Krueger does give a definition in the next part for meaning when he says “Let us define a purpose of life as that part of life which productively shapes the course of one’s life and the selection of goals according to certain criteria.” This is too vague however. Is there any way one could argue on this definition alone that Hitler’s purpose was not to kill Jews for instance? This does boil down to relativism.

Krueger in fact on the very next page argues that “the aspect of creative, positive contribution can be found in any activity.” He quickly makes an exception for criminals, but why? What are they doing? They believe they are living productive lives and are doing so according to one’s criteria. The key word is productively. What does that mean? Productively for who? If it has to be productive for the whole, why should I care?

Krueger also says that an accomplished logician once told him that “the secret to happiness is to find something you liked doing and then find some way to get paid doing it.” Would the same work for a criminal? Krueger would obviously think otherwise, but then I could say to him “So what if I treated this statement of yours the exact same way you treated Jesus’s statements?”

I also believe Krueger gives a wake-up call for the church in saying that purpose
can often be difficult for some theists as they don’t want to change. It’s easier to sell Bibles an raise donations. Krueger has pinpointed a tendency in the church to just go to a worship service, sing a few hymns, listen to a sermon, and then think that you’re doing good. He is absolutely right in this. If we believe our purpose in life is the glory of God, we ought to be living like it is. That will not be easy, but it will be worth it.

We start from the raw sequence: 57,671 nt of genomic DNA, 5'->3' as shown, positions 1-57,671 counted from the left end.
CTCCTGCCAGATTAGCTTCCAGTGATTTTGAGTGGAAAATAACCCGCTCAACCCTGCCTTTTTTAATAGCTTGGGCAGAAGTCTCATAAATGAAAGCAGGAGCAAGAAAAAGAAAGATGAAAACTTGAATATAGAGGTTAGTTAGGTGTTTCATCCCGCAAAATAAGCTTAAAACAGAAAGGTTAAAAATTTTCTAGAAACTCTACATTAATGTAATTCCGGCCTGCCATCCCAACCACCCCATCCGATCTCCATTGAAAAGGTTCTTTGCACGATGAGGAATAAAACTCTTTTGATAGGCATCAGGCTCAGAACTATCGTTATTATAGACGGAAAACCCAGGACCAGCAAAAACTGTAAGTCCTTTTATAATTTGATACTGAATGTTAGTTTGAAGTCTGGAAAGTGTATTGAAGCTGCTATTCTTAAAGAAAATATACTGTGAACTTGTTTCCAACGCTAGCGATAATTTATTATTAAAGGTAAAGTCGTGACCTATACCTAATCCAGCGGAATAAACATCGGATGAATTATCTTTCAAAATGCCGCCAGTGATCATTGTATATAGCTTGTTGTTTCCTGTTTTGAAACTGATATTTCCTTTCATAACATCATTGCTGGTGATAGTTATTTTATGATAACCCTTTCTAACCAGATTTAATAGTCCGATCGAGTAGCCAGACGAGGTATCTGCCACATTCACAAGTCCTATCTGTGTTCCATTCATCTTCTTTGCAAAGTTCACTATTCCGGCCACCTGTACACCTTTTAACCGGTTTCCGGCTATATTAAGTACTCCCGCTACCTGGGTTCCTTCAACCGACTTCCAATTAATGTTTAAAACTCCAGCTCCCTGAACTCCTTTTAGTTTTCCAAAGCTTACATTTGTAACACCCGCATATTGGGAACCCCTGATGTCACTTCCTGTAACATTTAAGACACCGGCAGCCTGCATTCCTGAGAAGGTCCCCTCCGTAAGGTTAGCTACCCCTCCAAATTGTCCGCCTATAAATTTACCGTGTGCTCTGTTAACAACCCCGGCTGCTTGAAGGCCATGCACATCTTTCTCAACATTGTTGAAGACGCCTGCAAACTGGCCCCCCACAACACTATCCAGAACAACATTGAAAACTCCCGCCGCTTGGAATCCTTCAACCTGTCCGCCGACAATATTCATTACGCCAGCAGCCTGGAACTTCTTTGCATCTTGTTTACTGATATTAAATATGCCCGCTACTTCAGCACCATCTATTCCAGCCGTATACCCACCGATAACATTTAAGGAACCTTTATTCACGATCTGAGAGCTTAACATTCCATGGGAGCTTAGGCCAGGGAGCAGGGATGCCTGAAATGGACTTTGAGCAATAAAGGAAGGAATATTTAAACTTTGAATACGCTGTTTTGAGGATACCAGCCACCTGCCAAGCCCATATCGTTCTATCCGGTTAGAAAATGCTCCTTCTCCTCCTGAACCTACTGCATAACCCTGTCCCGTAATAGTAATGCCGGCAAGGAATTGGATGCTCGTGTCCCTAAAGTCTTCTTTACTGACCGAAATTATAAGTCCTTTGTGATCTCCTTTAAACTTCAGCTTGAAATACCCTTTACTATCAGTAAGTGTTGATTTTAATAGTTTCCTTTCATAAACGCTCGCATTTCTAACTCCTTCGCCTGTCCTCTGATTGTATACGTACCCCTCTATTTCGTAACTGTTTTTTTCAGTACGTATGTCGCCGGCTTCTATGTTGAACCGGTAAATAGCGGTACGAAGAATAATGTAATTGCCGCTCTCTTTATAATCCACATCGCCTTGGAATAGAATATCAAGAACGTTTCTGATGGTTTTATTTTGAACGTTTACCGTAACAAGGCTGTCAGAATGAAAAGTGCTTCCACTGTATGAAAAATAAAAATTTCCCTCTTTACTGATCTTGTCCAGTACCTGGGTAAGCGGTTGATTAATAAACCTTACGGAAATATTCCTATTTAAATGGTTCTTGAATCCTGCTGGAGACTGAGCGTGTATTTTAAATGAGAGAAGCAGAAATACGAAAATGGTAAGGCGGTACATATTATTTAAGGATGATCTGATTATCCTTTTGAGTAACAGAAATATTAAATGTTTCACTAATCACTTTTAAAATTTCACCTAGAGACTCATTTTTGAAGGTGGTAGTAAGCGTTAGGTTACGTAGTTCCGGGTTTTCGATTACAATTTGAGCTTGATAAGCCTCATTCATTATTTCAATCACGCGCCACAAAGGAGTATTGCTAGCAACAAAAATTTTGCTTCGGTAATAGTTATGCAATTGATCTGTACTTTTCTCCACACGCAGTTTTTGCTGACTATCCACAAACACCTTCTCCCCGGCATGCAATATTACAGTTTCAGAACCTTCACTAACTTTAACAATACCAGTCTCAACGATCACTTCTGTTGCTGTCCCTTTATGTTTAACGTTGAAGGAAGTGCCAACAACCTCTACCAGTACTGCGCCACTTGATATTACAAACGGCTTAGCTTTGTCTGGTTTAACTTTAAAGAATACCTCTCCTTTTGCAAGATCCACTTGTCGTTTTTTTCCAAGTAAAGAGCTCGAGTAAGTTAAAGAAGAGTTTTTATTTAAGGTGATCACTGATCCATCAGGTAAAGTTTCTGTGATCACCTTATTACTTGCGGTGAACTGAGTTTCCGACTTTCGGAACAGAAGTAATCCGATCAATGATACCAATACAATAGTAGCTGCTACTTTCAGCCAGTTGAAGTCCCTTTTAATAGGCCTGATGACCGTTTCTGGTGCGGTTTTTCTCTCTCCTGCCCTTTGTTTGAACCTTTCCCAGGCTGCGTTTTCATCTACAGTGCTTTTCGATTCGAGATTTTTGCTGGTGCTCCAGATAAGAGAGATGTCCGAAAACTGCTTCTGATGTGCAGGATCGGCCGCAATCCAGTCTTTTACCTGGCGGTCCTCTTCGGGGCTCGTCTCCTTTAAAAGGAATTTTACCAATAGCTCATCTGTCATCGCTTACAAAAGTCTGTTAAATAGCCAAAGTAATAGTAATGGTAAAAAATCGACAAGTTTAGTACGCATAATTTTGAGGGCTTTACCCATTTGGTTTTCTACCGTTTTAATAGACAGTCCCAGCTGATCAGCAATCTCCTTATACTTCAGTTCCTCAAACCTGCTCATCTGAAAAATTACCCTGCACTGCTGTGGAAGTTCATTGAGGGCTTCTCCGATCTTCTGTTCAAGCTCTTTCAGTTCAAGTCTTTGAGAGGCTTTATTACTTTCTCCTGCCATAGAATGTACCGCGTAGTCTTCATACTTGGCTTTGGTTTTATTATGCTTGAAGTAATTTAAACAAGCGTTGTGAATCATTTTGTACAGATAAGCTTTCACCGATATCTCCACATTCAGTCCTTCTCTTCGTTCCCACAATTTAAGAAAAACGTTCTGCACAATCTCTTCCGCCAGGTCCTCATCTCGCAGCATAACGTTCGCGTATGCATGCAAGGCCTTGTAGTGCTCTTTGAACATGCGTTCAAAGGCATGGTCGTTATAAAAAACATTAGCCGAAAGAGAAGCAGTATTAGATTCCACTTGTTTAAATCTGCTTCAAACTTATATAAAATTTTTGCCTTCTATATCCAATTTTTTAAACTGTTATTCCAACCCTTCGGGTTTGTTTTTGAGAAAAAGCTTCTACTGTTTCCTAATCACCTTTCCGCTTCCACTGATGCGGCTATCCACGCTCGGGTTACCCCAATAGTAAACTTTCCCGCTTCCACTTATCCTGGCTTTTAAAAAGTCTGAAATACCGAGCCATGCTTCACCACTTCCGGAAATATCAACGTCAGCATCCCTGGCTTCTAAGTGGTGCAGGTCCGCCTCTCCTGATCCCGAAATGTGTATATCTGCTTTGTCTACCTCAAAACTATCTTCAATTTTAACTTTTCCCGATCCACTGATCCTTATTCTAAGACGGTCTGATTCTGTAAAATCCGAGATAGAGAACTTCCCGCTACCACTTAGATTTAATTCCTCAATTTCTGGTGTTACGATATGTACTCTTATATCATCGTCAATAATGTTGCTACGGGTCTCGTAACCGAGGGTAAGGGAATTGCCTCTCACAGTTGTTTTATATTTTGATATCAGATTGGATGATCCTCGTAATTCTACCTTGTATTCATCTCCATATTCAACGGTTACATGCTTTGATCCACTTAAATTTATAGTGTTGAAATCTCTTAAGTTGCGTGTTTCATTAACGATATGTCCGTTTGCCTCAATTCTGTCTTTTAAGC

On page 84, despite all Krueger has said, he says the meaning of life is what we choose to give it. Again, if that is the case, then we can put Hitler and criminals in the camp of following their meaning to life. Hitler’s meaning was to make the world a better place by eradicating all Jews. Who is Krueger to say he was wrong?

In conclusion, once again, Krueger doesn’t deliver. While there are points made, these are only incidental to his argument. The sad reality however is that so many churches are not fulfilling their purpose that the average Christian is unaware of how to answer Krueger. If we believe in purpose, let us live like it is so.

1 comment:

  1. Based on past research it seems the main purpose of atheists is to become criminals, half of prisoners in New Zealand professing no religious belief and all. (this at a time that atheists were crowing that one third of New Zealanders professed no religious belief)